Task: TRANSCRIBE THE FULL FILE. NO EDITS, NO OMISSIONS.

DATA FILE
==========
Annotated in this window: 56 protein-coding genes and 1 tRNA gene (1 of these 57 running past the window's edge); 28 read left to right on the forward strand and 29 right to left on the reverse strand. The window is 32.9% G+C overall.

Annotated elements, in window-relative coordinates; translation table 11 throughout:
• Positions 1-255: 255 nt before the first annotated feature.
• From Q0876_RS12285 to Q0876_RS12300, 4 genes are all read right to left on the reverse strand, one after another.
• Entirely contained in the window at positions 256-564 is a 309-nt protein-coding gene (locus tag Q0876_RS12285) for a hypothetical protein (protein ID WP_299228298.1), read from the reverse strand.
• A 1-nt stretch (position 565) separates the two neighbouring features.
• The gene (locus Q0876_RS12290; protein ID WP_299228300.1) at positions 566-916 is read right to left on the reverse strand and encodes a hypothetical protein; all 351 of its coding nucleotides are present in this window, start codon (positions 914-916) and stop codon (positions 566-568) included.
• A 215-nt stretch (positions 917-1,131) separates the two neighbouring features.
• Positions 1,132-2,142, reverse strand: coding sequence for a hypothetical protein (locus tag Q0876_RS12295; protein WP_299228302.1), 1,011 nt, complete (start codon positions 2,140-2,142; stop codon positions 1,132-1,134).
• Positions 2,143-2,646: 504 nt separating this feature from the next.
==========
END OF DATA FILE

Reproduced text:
Annotated in this window: 56 protein-coding genes and 1 tRNA gene (1 of these 57 running past the window's edge); 28 read left to right on the forward strand and 29 right to left on the reverse strand. The window is 32.9% G+C overall.

Annotated elements, in window-relative coordinates; translation table 11 throughout:
• Positions 1-255: 255 nt before the first annotated feature.
• From Q0876_RS12285 to Q0876_RS12300, 4 genes are all read right to left on the reverse strand, one after another.
• Entirely contained in the window at positions 256-564 is a 309-nt protein-coding gene (locus tag Q0876_RS12285) for a hypothetical protein (protein ID WP_299228298.1), read from the reverse strand.
• A 1-nt stretch (position 565) separates the two neighbouring features.
• The gene (locus Q0876_RS12290; protein ID WP_299228300.1) at positions 566-916 is read right to left on the reverse strand and encodes a hypothetical protein; all 351 of its coding nucleotides are present in this window, start codon (positions 914-916) and stop codon (positions 566-568) included.
• A 215-nt stretch (positions 917-1,131) separates the two neighbouring features.
• Positions 1,132-2,142, reverse strand: coding sequence for a hypothetical protein (locus tag Q0876_RS12295; protein WP_299228302.1), 1,011 nt, complete (start codon positions 2,140-2,142; stop codon positions 1,132-1,134).
• Positions 2,143-2,646: 504 nt separating this feature from the next.